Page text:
As feds ponder future of e-cigarettes, WWU and other colleges move against them



The nicotine liquid is shown in an electronic cigarette at Cignot, which caters to e-cigarette smokers, on Nov. 13, 2013, in Elmhurst, Ill.


WASHINGTON — While the federal government decides how to regulate electronic cigarettes, many university officials across the country are moving ahead with their own rules about e-cigs on campus.

Several universities already have prohibited e-cigs or are set to ban them in upcoming years.

At Idaho State University, Missouri State University and the University of Texas at Austin, for example, officials have updated their smoking policies to ban e-cigs.

Washington State University has four campuses, and the system updated its policy in September to ban e-cigs on all of them, according to the News and University Communications Office.

The products soon will be prohibited at all campuses in the University of California system.

Several other campuses permit the products, though they might follow the lead of the University of North Carolina at Chapel Hill and discourage their use.

Western Washington University, which allows smoking in some areas on campus, is updating its policy to include e-cigarettes.

That means that smoking, including of e-cigarettes, will be banned inside all WWU buildings — including residence halls — and within 25 feet of building entrances, exits and windows. Smoking is allowed in designated areas outside.

Such inconsistency among university policies reflects a lack of consensus among scientists and public health experts as to what exactly e-cigs are, what their long-term impact on health may be and how the U.S. Food and Drug Administration should regulate them.

“The products are relatively new, but the science about them has been developing,” said Karen Williams, the assistant director of the Center for Tobacco Control Research and Education at the University of California, San Francisco. “I think it’s really just a matter of time as everyone learns about the products before all universities take the step to prohibit them on campus.”

E-cigs look like traditional cigarettes but are battery-operated products that heat tobacco-derived nicotine and other chemicals into a vapor that the user inhales, a process called “vaping.”

In 2010, the FDA determined that certain e-cigs were unapproved pharmaceutical products and detained or refused imports from some manufacturers. One manufacturer fought back, and a federal court held that e-cigs aren’t pharmaceutical products but that the FDA could regulate them as tobacco products.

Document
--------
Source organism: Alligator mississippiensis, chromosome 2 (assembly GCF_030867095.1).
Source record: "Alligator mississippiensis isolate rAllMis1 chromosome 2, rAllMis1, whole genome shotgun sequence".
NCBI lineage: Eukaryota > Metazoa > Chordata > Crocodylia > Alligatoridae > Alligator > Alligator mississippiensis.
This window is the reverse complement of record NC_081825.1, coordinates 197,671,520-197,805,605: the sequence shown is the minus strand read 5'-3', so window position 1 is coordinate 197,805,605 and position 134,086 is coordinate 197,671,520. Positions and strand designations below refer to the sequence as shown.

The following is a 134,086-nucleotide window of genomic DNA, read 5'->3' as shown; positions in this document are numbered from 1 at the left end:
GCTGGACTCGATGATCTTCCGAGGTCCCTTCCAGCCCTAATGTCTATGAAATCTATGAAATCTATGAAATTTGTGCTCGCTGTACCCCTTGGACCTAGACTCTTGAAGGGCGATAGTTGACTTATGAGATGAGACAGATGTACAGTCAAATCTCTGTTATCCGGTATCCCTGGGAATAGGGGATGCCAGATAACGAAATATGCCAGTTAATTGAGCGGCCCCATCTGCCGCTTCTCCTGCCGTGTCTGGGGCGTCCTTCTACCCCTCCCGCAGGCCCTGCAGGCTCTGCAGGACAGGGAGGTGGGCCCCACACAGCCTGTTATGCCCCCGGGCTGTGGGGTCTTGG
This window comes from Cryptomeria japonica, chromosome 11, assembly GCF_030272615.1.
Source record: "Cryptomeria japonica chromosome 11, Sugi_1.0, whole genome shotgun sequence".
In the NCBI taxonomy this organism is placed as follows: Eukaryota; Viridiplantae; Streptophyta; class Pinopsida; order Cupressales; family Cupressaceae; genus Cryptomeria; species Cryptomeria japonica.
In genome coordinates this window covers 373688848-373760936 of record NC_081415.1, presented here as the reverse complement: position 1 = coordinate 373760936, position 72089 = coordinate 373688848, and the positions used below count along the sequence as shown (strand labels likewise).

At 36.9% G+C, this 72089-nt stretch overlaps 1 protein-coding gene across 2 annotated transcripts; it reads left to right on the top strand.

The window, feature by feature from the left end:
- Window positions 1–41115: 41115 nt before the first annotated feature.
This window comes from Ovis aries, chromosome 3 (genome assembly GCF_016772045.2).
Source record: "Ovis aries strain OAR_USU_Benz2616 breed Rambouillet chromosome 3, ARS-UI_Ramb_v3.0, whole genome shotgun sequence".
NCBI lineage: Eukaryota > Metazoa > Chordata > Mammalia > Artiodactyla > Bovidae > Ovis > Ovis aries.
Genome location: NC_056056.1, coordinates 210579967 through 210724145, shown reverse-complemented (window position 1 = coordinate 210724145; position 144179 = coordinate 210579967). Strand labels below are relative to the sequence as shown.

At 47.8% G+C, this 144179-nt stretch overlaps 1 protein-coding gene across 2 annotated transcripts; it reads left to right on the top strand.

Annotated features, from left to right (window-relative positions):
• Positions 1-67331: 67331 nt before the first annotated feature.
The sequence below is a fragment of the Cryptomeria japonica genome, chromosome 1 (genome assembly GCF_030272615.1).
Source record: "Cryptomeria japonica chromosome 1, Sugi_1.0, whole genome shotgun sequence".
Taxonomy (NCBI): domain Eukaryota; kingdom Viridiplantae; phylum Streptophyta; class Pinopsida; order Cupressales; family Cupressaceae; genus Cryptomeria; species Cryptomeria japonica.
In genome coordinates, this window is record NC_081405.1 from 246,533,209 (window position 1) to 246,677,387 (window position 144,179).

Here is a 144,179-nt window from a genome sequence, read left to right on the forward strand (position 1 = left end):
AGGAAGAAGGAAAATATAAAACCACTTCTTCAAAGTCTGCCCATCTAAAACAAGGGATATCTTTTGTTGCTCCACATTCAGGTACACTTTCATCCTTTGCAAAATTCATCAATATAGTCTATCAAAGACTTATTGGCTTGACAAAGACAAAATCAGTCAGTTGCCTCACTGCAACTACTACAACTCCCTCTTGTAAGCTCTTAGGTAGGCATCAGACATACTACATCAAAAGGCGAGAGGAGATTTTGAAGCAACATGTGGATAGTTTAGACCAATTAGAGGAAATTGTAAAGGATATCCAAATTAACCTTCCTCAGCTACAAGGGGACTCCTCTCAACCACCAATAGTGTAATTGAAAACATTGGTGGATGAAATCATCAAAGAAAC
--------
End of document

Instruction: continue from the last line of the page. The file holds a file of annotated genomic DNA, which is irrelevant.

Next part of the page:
“It seems pretty clear that the FDA will regulate electronic cigarettes like tobacco products,” said Theodore L. Wagener, an assistant professor at the University of Oklahoma Health Sciences Center who’s researching the products.

Regulating the cigarette look-alikes as tobacco products would make them subject to the age, marketing and packaging restrictions that apply to traditional cigarettes. It might prohibit sales to minors, ban advertising on television and require warning labels on packag-ing.

The White House is reviewing a proposal from the FDA; the process might last 90 days or more. Meanwhile, the debate about the potential benefits and risks of e-cigs has escalated.

Advocates promote the products as healthier alternatives to cigarettes that give users their nicotine fixes without the toxins and car-cinogens generated by burning tobacco. Some advocates also say e-cigs might help smokers quit.

But critics say e-cigs may increase nicotine addiction and tobacco use among young people. They also point out that the FDA says not enough research has been done for consumers to know whether e-cigs are safe or harmful.

Despite those unknowns, e-cigs are gaining popularity among young adults.

The American Journal of Public Health said last year that 53 percent of young adults who’d heard of e-cigs thought they were less harmful than traditional cigarettes; almost 45 percent thought e-cigs could help them quit smoking. Another study found that 50 percent of young adults would try e-cigs if friends offered them one.

Stanton Glantz, the director of the Center for Tobacco Control Research and Education at the University of California, San Francisco, said the hype surrounding e-cigs as cessation devices might prompt students who were barred from smoking to start vaping.

“There’s a lot of anecdotal evidence — people talking about how electronic cigarettes helped them stop smoking,” Glantz said. “There are even a few studies that seem to indicate they could be cessation devices. But there’s no conclusive, credible scientific evidence to prove they are.”

Glantz said he was concerned about data that showed that people who used e-cigs weren’t switching from traditional cigarettes but rather using both.

If someone made a 100 percent switch, Wagener said, most experts agree that e-cigs would be less harmful to the individual than traditional cigarettes.

“I explain it like someone deciding to go from eating a dozen doughnuts every day to just having one doughnut hole a day,” he said. “It’s much better for someone to use electronic cigarettes than normal cigarettes.”

Bellingham Herald reporter Kie Relyea contributed to this story.

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